NEW YORK ( TheStreet) -- Stocks finished in the positive territory Tuesday as European debt concerns eased and fourth-quarter reporting season got off to a promising start.

The Dow Jones Industrial Average advanced 34 points, or 0.3%, to close at 11,672. Earlier in the session, the index, which had fallen in the three prior sessions, ran as high as 11,704. The S&P 500 tacked on 5 points, or 0.4%, to settle at 1274, and the Nasdaq Composite gained 9 points, or 0.3%, at 2717.

Conglomerates and energy stocks were among the top performers. American Express ( AXP), Bank of America ( BAC), Chevron ( CVX), Home Depot ( HD), Intel ( INTC) and Wal-Mart Stories ( WMT) were the biggest percentage gainers within Dow. Intel is slated to report its quarterly results on Thursday, followed by numbers from JPMorgan Chase ( JPM), the first of the big money-center banks to open its books, on Friday. Telecoms Verizon ( VZ) and AT&T ( T) were the blue-chip index's biggest laggards as Verizon announced it would offer Apple's iPhone .

Eighteen of the Dow's 30 components closed higher.

Alcoa ( AA) was also one of the Dow's poorest performers despite reporting better-than-expected earnings of 21 cents per share on sales of $5.65 billion late Monday. Analysts had been calling for a profit of 20 cents on sales of $5.68 billion. Shares were down 0.9% at $16.33.

As the first Dow component to report, Alcoa's release kicked off an earnings season of high expectations as Wall Street is forecasting year-over-year earnings growth of more than 30% for the fourth quarter, according to recent data from Thomson Reuters.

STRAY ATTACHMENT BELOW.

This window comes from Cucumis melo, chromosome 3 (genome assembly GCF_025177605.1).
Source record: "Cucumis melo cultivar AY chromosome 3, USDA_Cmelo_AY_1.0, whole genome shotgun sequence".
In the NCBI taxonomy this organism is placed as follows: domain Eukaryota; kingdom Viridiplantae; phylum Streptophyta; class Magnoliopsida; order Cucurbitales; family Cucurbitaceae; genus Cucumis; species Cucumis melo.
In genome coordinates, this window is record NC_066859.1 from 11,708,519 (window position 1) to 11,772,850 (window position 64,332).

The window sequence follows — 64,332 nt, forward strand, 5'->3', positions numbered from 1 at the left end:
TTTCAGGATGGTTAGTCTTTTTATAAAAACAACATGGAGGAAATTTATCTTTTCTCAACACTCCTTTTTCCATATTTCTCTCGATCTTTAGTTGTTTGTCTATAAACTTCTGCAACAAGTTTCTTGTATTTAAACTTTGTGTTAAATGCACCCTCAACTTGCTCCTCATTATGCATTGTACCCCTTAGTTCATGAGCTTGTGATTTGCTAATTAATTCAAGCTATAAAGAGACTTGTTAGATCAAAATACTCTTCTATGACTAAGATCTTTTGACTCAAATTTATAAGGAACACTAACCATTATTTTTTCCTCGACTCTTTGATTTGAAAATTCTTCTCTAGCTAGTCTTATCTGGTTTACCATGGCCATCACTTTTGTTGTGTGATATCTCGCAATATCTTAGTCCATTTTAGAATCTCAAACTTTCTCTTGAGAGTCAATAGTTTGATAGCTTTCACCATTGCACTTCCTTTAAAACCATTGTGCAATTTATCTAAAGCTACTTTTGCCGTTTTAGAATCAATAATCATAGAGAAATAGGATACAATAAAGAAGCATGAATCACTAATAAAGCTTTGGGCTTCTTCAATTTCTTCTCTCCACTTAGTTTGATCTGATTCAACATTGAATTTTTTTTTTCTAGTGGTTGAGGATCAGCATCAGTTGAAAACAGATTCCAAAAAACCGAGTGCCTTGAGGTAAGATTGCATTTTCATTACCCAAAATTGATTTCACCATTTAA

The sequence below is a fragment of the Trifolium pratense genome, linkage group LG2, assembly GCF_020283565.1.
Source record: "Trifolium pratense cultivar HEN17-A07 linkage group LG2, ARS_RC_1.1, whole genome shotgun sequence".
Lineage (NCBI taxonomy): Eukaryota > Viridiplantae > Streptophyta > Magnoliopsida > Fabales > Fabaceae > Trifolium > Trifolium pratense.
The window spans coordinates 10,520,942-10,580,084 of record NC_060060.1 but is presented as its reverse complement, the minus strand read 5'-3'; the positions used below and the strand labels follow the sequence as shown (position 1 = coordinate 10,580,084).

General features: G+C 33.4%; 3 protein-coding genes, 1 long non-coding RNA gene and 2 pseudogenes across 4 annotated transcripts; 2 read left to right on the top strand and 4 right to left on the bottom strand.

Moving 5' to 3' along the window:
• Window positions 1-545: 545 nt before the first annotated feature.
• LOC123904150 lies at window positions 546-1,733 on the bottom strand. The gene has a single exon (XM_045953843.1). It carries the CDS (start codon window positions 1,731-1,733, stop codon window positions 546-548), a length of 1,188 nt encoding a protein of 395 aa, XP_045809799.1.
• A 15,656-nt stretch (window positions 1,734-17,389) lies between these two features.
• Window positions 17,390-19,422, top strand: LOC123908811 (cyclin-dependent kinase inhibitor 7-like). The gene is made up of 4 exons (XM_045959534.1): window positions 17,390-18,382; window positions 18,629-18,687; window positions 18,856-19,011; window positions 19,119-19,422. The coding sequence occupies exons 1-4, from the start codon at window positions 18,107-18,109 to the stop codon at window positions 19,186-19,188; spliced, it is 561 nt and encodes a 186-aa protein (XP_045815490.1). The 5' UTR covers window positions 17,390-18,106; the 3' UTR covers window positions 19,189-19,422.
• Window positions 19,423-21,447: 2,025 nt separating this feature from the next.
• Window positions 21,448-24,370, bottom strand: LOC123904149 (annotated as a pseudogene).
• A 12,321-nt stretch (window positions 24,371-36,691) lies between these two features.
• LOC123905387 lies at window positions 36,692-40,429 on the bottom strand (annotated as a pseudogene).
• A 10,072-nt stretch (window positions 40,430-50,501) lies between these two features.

Overall market breadth was slightly positive with 60% of the stocks trading on the NYSE advancing.

Stocks opened the day stronger after concerns about eurozone debt crisis eased. Japan said it may buy more than 20% of debt issued by the European Financial Stability Facility on the same day that the European Central Bank bought government bonds for a second consecutive day.

The European Union governments are also discussing proposals to increase the $570 billion bailout fund.

Better-than-expected results from Sears ( SHLD) and Tiffany ( TIF) also helped lift markets.

Paul Nolte, managing director at Dearborn Partners, said the handful of earnings results so far have been good but not overly impressive. "They were not rousing beats of estimates," Nolte said. "There is still not a lot of top-line growth. Companies are still beating through margins. They are yet to start hiring. When they do, I expect margins to contract a bit."

937 million shares traded on the New York Stock Exchange, while 1.8 billion shares changed hands on the Nasdaq.

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